NAYPYIDAW—Burma’s reformist president held his first press conference for local media in a national milestone after years of secrecy and censorship by the former military regime.
Thein Sein did not break any stunning news when he answered about 30 questions from local press and foreign correspondents on subjects ranging from fighting with ethnic rebels in the north to amending the country’s military-fashioned Constitution.
The ex-general’s mere appearance, however, told the story about his country’s turn from secrecy and paranoia to relative openness. Sunday’s news conference in the capital Naypyidaw ran 20 minutes past its scheduled two-hour length.
The 67-year-old, who had been prime minister under the ruling junta, looked tense as he started answering questions but soon relaxed enough to reveal a little-known sense of humor.
Explaining why he was holding the pioneering press conference, he told of being interviewed many times during his recent visit to the United States and said he had the hardest time answering questions on the inquisitorial BBC program, “Hardtalk.”
After surviving that experience, he said, he’s no longer afraid of meeting with the media. But he added that he feared he would also be criticized by Burma’s media if he did not come out to talk at home after giving so many interviews abroad.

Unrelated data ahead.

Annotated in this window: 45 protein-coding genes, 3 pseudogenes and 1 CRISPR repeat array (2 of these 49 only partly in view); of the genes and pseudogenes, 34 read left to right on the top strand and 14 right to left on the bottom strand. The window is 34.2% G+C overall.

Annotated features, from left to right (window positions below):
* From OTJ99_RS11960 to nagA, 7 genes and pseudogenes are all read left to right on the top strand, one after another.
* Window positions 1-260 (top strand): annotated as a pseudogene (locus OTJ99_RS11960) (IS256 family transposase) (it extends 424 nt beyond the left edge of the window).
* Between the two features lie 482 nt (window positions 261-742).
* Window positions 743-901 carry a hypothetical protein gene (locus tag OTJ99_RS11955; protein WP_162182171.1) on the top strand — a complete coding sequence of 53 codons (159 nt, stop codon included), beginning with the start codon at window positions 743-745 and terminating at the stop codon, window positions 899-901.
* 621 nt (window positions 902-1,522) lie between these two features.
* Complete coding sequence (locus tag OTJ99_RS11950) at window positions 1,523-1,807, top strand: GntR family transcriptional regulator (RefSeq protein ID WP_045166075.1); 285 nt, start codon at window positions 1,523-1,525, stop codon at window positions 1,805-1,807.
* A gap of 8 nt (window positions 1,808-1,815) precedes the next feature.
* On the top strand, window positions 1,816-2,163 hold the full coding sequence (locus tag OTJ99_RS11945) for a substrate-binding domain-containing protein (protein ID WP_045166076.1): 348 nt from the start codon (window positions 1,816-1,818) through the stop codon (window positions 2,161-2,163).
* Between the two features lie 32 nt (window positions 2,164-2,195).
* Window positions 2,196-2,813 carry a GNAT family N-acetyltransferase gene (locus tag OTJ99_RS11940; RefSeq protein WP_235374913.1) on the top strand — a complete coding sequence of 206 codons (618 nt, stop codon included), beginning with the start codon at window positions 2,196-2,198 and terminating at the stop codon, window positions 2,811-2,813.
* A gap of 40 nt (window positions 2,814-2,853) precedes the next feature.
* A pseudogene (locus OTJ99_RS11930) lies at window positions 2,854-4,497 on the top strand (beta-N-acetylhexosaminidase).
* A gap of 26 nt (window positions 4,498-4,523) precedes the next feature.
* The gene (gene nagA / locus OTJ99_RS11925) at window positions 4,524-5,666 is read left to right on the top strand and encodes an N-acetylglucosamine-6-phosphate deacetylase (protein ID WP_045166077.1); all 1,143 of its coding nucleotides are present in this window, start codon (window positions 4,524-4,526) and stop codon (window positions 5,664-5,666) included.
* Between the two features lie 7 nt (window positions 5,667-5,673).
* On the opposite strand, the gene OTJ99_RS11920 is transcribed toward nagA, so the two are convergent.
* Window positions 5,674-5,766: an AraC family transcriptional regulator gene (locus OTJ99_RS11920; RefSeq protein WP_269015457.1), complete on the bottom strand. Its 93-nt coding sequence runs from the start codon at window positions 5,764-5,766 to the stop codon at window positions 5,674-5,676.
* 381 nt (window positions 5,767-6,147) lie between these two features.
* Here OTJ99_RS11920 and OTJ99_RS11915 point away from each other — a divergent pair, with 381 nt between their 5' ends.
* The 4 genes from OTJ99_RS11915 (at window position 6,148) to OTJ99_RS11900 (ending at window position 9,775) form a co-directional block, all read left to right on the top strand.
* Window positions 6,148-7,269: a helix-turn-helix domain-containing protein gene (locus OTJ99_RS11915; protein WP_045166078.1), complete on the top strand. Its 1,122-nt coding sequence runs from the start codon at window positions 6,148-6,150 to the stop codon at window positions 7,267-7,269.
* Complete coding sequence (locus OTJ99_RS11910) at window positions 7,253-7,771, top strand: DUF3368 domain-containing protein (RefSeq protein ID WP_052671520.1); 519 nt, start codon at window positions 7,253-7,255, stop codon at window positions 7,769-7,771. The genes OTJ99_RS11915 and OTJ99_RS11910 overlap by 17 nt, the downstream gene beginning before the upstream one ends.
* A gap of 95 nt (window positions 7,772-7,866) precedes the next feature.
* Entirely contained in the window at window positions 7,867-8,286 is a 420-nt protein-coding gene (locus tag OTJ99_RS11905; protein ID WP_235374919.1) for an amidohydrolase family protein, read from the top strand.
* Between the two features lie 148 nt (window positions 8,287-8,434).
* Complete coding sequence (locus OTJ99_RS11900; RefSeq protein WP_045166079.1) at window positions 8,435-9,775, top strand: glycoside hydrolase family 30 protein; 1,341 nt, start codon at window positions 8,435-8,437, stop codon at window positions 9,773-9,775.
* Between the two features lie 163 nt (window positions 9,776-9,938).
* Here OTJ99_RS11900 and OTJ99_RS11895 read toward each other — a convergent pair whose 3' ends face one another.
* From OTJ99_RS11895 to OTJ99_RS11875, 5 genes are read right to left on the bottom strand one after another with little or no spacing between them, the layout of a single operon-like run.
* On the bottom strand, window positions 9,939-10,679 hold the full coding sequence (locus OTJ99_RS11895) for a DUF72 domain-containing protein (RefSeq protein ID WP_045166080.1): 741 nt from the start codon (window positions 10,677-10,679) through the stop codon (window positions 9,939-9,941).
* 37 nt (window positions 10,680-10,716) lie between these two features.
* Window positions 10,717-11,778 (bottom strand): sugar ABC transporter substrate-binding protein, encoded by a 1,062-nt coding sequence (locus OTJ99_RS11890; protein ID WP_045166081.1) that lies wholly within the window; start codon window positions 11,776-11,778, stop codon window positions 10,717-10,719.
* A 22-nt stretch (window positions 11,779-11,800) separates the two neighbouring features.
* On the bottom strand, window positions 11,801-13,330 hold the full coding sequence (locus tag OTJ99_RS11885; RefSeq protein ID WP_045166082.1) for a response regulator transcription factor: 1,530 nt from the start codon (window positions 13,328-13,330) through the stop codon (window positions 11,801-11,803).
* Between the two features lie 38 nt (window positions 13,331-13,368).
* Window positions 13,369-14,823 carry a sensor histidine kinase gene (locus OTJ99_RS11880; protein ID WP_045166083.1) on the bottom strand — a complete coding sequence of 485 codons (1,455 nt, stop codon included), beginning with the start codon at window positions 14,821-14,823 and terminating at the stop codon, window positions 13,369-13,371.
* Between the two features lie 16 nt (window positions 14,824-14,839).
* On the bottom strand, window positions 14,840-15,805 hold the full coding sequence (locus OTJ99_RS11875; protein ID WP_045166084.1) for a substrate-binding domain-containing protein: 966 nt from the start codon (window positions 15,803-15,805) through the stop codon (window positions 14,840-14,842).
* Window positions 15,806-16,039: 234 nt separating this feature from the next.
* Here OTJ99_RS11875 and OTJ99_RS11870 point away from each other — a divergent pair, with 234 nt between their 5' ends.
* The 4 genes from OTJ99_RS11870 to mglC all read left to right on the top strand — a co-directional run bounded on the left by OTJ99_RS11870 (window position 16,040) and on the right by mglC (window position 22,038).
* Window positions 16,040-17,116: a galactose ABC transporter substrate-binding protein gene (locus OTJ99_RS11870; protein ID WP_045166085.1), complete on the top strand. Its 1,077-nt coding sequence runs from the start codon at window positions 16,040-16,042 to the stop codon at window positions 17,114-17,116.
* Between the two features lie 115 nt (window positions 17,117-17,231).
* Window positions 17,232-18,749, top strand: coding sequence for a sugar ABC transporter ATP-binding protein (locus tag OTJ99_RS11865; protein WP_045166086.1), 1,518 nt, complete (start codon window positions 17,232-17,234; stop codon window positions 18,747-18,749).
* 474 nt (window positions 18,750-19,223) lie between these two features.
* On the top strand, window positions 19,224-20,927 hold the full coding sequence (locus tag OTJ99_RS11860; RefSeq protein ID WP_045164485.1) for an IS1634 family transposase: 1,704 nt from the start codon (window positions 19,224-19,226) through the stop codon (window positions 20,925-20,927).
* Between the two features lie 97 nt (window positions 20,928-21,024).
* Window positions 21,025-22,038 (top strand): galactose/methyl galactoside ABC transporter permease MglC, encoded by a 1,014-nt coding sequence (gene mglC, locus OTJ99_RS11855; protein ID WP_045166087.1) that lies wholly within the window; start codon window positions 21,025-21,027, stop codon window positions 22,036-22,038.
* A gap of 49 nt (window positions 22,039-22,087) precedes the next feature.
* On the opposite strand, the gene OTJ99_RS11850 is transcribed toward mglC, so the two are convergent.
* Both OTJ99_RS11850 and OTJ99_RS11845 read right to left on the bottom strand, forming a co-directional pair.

Thein Sein avoided revealing too much, speaking only in general terms even about critical matters such as the fighting in Kachin State, which reflects a deeper, long-running problem of how much autonomy to give the large ethnic minorities living in border regions.
In what many see as an example of the government’s weakness compared to the still-influential military, his orders last year for the army to cease its fighting against the Kachin Independence Army were ignored.
“To get a ceasefire agreement is our government’s goal,” he said when asked about the matter. “It’s the people’s desire to get peace and we are doing our best for the people’s desire.”
He was also asked whether he plans to contest the 2015 general election for a second presidential term. He replied that he has been thinking only of his current term.
Thein Sein was asked if he would give opposition leader Aung San Suu Kyi a role in his government. His reforms lured her National League for Democracy party back into electoral politics, and it should be a major challenge to his party in the next polls.
Whether or not she takes a role in government depends on her, Thein Sein said.